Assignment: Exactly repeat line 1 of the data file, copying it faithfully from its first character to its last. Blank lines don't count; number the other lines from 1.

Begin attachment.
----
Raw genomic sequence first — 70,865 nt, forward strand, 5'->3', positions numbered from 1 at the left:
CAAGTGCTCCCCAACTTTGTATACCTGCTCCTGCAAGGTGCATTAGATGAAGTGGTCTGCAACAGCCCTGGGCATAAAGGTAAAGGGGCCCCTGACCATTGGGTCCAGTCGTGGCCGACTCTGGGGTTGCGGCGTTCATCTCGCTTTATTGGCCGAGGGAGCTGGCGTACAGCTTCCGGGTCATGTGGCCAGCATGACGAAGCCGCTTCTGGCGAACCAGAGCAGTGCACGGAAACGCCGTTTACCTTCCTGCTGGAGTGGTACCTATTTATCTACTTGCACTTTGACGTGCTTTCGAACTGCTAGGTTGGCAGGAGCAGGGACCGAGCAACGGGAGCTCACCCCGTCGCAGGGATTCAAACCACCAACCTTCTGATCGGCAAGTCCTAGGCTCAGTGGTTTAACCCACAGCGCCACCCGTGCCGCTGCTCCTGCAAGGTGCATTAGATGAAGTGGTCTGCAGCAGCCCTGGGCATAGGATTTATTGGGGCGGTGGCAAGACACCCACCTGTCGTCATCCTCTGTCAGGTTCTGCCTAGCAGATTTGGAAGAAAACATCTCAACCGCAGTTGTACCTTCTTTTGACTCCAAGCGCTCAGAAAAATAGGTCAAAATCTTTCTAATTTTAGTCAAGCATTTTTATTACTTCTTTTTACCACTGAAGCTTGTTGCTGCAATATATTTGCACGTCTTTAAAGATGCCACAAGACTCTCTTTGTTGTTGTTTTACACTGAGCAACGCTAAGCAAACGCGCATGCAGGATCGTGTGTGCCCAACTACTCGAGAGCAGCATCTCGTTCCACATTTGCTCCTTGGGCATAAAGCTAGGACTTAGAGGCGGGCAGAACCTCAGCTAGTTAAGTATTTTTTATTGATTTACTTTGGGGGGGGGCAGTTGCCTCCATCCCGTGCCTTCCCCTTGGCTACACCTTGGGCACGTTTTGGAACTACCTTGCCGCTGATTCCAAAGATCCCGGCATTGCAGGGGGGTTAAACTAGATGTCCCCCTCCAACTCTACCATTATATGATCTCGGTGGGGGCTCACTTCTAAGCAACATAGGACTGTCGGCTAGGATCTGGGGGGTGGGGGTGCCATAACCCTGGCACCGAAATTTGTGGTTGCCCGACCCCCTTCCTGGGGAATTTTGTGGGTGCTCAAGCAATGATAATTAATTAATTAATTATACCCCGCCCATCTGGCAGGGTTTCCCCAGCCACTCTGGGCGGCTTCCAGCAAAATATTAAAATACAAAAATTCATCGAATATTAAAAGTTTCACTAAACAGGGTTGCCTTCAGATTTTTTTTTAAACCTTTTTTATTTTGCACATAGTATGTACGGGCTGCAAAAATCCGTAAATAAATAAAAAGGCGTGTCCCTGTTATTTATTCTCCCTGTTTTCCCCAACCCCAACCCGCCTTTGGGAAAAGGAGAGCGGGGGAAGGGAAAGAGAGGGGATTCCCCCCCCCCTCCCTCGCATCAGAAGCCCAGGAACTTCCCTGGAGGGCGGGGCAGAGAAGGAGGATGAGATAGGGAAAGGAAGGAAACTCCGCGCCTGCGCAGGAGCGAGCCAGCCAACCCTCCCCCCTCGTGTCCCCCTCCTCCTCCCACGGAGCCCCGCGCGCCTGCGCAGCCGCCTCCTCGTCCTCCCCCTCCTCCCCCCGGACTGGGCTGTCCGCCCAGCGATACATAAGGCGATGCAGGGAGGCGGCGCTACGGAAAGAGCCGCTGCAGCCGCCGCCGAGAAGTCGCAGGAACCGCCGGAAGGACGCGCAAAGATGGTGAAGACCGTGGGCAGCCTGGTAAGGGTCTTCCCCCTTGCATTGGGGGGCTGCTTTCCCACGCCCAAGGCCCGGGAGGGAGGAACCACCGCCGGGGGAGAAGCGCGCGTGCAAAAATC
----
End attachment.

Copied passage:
Raw genomic sequence first — 70,865 nt, forward strand, 5'->3', positions numbered from 1 at the left: